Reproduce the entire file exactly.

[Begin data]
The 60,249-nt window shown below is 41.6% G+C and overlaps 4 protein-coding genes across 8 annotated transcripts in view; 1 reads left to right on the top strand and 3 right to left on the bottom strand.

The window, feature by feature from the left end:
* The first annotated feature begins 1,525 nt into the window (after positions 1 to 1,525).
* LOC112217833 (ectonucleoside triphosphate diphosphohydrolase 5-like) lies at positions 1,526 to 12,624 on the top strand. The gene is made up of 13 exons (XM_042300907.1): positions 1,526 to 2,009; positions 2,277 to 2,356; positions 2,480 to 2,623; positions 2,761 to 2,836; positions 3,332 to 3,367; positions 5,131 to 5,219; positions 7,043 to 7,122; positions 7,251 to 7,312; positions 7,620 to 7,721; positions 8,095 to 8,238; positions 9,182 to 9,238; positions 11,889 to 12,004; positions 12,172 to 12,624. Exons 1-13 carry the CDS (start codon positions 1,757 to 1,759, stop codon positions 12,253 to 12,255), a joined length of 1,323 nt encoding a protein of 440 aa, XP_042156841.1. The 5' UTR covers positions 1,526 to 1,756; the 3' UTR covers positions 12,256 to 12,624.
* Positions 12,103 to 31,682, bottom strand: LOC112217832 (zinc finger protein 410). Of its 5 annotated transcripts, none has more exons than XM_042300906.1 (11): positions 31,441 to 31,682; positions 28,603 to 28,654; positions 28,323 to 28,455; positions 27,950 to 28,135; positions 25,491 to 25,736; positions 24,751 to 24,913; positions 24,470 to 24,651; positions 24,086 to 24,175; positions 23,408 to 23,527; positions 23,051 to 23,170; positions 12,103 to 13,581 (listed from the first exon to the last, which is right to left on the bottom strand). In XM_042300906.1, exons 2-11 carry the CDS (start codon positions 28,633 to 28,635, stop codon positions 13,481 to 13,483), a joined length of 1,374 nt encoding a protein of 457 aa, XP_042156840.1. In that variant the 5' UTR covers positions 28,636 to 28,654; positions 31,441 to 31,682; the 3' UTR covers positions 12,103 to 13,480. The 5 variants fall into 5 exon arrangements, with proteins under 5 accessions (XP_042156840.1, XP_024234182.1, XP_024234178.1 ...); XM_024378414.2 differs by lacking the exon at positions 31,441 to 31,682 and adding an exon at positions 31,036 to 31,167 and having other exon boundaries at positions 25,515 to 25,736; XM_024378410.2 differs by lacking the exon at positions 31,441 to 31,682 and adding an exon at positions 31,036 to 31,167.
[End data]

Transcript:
The 60,249-nt window shown below is 41.6% G+C and overlaps 4 protein-coding genes across 8 annotated transcripts in view; 1 reads left to right on the top strand and 3 right to left on the bottom strand.

The window, feature by feature from the left end:
* The first annotated feature begins 1,525 nt into the window (after positions 1 to 1,525).
* LOC112217833 (ectonucleoside triphosphate diphosphohydrolase 5-like) lies at positions 1,526 to 12,624 on the top strand. The gene is made up of 13 exons (XM_042300907.1): positions 1,526 to 2,009; positions 2,277 to 2,356; positions 2,480 to 2,623; positions 2,761 to 2,836; positions 3,332 to 3,367; positions 5,131 to 5,219; positions 7,043 to 7,122; positions 7,251 to 7,312; positions 7,620 to 7,721; positions 8,095 to 8,238; positions 9,182 to 9,238; positions 11,889 to 12,004; positions 12,172 to 12,624. Exons 1-13 carry the CDS (start codon positions 1,757 to 1,759, stop codon positions 12,253 to 12,255), a joined length of 1,323 nt encoding a protein of 440 aa, XP_042156841.1. The 5' UTR covers positions 1,526 to 1,756; the 3' UTR covers positions 12,256 to 12,624.
* Positions 12,103 to 31,682, bottom strand: LOC112217832 (zinc finger protein 410). Of its 5 annotated transcripts, none has more exons than XM_042300906.1 (11): positions 31,441 to 31,682; positions 28,603 to 28,654; positions 28,323 to 28,455; positions 27,950 to 28,135; positions 25,491 to 25,736; positions 24,751 to 24,913; positions 24,470 to 24,651; positions 24,086 to 24,175; positions 23,408 to 23,527; positions 23,051 to 23,170; positions 12,103 to 13,581 (listed from the first exon to the last, which is right to left on the bottom strand). In XM_042300906.1, exons 2-11 carry the CDS (start codon positions 28,633 to 28,635, stop codon positions 13,481 to 13,483), a joined length of 1,374 nt encoding a protein of 457 aa, XP_042156840.1. In that variant the 5' UTR covers positions 28,636 to 28,654; positions 31,441 to 31,682; the 3' UTR covers positions 12,103 to 13,480. The 5 variants fall into 5 exon arrangements, with proteins under 5 accessions (XP_042156840.1, XP_024234182.1, XP_024234178.1 ...); XM_024378414.2 differs by lacking the exon at positions 31,441 to 31,682 and adding an exon at positions 31,036 to 31,167 and having other exon boundaries at positions 25,515 to 25,736; XM_024378410.2 differs by lacking the exon at positions 31,441 to 31,682 and adding an exon at positions 31,036 to 31,167.